Health Care Reform: What Do Employers Need to Do Now?

October 21 - Posted at 2:01 PM Tagged: , , , , , , , , ,

Employers struggling with how to meet the Affordable Care Act (ACA) regulations received some relief in July 2013 when the U.S. Treasury announced a one-year delay on implementation of the “pay or play” mandate. This mandate would have required most employers with the at least 50 full-time equivalent employees to provide affordable, minimum value health insurance coverage to their full-time employees by January 1, 2014, or pay a penalty.


However, the delay on implementation of the “pay or play” mandate did not delay the individual mandate, which will require most individuals to purchase health insurance coverage in 2014, or pay a tax penalty. The Treasury has also indicated that the delay in the employer mandate will not affect an employee’s access to the premium tax credits available to individuals who purchase coverage through the Exchange beginning January 1, 2014.


There are many other ACA provisions that will require compliance by January 1, 2014, including:


  • Minimum value compliance for employer-sponsored group health plans still needs to be determined for the 2014 plan year. This information is reported both in written notices about the new health insurance exchanges, (which most employers should have distributed by October 1, 2013), and in summaries of benefits and coverage (aka SBCs)
  • New fees and assessments, such as the PCORI and transitional reinsurance fees and health insurer tax.
  • Summaries of benefits and coverage (SBCs) must be updated, prepared and distributed for 2014 during open enrollment to everyone eligible for benefits, as well as new hires and anyone experiencing a qualifying event during the plan year
  • Elimination of annual dollar limits on essential health benefits under group health plans, beginning January 1, 2014.
  • No more pre-existing condition exclusions for adults as well as children for plan years beginning in 2014.
  • Grandfathered health plans can no longer exclude adult children under age 26 who have access to other employment-based coverage, effective January 1, 2014.
  • Benefit coverage waiting periods can’t be longer than 90 days effective for plan years beginning in 2014.
  • Coverage of clinical trials is required for non-grandfathered group health plans, along with prohibition on discrimination based on participation in a clinical trial.
  • New wellness incentive rules for plan years beginning in 2014.
  • Maximum out-of-pocket limitation will prohibit, for both insured and self-insured non-grandfathered plans, out-of-pocket limits that that exceed $6,350 (self) and $12,700 (family) coverage, for plan years beginning in 2014.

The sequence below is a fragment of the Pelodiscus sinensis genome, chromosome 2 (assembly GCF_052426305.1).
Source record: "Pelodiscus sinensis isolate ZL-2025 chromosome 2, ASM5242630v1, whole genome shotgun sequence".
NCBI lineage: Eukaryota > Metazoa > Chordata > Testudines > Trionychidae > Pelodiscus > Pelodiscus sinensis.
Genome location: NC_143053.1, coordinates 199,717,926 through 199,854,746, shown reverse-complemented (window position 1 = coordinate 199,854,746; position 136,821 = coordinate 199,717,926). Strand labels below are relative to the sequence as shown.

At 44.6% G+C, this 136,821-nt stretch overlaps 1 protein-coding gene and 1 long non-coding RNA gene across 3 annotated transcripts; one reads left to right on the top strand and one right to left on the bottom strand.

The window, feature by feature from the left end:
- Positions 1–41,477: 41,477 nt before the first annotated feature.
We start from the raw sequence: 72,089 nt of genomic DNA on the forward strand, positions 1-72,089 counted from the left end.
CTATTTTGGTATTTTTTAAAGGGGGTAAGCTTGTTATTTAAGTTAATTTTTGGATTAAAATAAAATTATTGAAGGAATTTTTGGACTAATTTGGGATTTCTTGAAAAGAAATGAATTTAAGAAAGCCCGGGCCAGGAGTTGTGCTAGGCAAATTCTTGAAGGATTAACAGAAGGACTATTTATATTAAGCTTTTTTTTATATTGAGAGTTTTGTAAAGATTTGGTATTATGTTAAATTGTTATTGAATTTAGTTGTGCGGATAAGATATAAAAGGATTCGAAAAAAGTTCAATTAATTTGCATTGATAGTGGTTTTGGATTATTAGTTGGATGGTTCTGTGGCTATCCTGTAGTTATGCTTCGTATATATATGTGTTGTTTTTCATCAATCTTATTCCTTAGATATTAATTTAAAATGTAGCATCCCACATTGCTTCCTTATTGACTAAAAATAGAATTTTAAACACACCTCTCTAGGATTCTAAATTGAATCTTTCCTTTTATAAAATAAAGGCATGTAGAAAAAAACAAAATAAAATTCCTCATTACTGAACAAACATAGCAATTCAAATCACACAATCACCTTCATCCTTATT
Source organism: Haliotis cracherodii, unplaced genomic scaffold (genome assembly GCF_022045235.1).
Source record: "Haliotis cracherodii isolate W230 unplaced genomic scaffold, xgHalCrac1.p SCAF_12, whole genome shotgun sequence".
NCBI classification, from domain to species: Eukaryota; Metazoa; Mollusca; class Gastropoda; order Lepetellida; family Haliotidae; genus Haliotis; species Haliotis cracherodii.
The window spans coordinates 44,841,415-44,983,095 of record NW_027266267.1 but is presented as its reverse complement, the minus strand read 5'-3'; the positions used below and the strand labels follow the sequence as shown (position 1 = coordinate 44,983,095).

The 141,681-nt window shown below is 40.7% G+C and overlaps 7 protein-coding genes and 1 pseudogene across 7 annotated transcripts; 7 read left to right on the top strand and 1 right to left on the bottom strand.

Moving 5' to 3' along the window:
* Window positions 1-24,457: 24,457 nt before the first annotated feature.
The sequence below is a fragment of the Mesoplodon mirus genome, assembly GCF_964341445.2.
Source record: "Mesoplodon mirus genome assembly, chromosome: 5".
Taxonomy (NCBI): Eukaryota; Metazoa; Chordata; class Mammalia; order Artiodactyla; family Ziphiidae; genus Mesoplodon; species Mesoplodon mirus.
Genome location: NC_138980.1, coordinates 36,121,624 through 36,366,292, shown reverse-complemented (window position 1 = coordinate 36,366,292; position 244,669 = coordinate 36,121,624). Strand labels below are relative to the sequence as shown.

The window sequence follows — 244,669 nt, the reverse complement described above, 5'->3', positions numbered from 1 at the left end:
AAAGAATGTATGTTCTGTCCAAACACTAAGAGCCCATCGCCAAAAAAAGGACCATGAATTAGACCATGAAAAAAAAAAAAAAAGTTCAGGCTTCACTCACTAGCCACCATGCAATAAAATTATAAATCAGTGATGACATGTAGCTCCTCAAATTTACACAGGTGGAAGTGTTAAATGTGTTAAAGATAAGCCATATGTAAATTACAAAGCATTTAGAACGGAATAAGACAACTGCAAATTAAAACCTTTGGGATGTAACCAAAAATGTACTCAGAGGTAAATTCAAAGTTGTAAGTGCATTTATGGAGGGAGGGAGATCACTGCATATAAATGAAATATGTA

So, What Should Employers Be Doing Now?

Employers should first make sure their plans comply, or will comply in 2014, with all ACA provisions that have not been delayed. Next, employers should plan for eventual application of the pay or play mandate to their workforce. This should include:

  • For a smaller employer, confirming whether or not it will meet the threshold to be subject to the “pay or play” mandate in 2015, particularly if the organization could be considered under common control with other entities that share some common ownership.
  • Confirming how the employer will comply with the mandate—whether it will pay or play and how to implement its compliance strategy in 2015.
  • If 2014 coverage expansions were planned to achieve compliance, deciding whether to proceed, delay until 2015 or consider another compliance strategy.
  • Identifying which employees are full-time, seasonal or variable hour employees.
  • Considering whether and how to utilize the safe harbor “look-back measurement method” of determining full-time status of some or all ongoing employees or new variable hour and seasonal employees (which would include selecting appropriate measurement, administrative and stability periods).


The one-year delay also gives employers more time to see whether changes in the law may relieve them from expanding coverage to workers who average more than 30 hours per week or perform only seasonal labor. As of mid -September, at least four bills had been introduced to change the full-time employee standard to 40 hours. At this point, the chances of passage are unclear, so this will be an important issue to watch.


While the delay in the pay or play mandate gives employers additional time, the clock is ticking for many other ACA compliance efforts, and employers should be prepared and seek guidance now.

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